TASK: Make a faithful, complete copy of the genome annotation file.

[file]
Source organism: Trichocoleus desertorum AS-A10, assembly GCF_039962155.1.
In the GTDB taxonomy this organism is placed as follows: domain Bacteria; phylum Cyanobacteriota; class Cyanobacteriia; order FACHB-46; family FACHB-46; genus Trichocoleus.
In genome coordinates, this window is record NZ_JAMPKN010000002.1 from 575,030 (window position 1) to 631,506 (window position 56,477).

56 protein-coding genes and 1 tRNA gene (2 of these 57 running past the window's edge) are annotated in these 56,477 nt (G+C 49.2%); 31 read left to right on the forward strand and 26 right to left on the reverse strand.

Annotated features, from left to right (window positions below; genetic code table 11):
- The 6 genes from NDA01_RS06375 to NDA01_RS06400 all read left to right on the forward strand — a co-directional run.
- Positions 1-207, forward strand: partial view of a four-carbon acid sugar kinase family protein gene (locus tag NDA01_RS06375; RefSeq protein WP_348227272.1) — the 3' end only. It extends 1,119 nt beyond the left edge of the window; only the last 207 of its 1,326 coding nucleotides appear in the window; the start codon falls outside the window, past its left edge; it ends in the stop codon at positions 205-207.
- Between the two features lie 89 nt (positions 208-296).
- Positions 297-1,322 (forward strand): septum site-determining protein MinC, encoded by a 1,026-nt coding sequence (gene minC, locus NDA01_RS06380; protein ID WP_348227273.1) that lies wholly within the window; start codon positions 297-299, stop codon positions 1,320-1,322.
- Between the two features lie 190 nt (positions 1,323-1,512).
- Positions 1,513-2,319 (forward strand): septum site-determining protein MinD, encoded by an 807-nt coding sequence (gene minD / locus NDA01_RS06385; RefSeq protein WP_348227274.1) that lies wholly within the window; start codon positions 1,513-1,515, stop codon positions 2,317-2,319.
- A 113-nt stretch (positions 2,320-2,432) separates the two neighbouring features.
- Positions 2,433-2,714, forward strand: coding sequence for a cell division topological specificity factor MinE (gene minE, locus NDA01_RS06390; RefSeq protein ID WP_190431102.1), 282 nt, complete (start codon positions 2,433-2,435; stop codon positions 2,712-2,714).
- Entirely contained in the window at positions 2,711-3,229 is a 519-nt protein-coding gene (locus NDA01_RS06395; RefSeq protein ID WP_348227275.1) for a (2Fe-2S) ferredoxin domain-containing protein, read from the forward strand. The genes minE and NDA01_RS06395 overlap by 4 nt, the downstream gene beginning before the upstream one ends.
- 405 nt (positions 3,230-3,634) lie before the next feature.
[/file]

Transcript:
Source organism: Trichocoleus desertorum AS-A10, assembly GCF_039962155.1.
In the GTDB taxonomy this organism is placed as follows: domain Bacteria; phylum Cyanobacteriota; class Cyanobacteriia; order FACHB-46; family FACHB-46; genus Trichocoleus.
In genome coordinates, this window is record NZ_JAMPKN010000002.1 from 575,030 (window position 1) to 631,506 (window position 56,477).

56 protein-coding genes and 1 tRNA gene (2 of these 57 running past the window's edge) are annotated in these 56,477 nt (G+C 49.2%); 31 read left to right on the forward strand and 26 right to left on the reverse strand.

Annotated features, from left to right (window positions below; genetic code table 11):
- The 6 genes from NDA01_RS06375 to NDA01_RS06400 all read left to right on the forward strand — a co-directional run.
- Positions 1-207, forward strand: partial view of a four-carbon acid sugar kinase family protein gene (locus tag NDA01_RS06375; RefSeq protein WP_348227272.1) — the 3' end only. It extends 1,119 nt beyond the left edge of the window; only the last 207 of its 1,326 coding nucleotides appear in the window; the start codon falls outside the window, past its left edge; it ends in the stop codon at positions 205-207.
- Between the two features lie 89 nt (positions 208-296).
- Positions 297-1,322 (forward strand): septum site-determining protein MinC, encoded by a 1,026-nt coding sequence (gene minC, locus NDA01_RS06380; protein ID WP_348227273.1) that lies wholly within the window; start codon positions 297-299, stop codon positions 1,320-1,322.
- Between the two features lie 190 nt (positions 1,323-1,512).
- Positions 1,513-2,319 (forward strand): septum site-determining protein MinD, encoded by an 807-nt coding sequence (gene minD / locus NDA01_RS06385; RefSeq protein WP_348227274.1) that lies wholly within the window; start codon positions 1,513-1,515, stop codon positions 2,317-2,319.
- A 113-nt stretch (positions 2,320-2,432) separates the two neighbouring features.
- Positions 2,433-2,714, forward strand: coding sequence for a cell division topological specificity factor MinE (gene minE, locus NDA01_RS06390; RefSeq protein ID WP_190431102.1), 282 nt, complete (start codon positions 2,433-2,435; stop codon positions 2,712-2,714).
- Entirely contained in the window at positions 2,711-3,229 is a 519-nt protein-coding gene (locus NDA01_RS06395; RefSeq protein ID WP_348227275.1) for a (2Fe-2S) ferredoxin domain-containing protein, read from the forward strand. The genes minE and NDA01_RS06395 overlap by 4 nt, the downstream gene beginning before the upstream one ends.
- 405 nt (positions 3,230-3,634) lie before the next feature.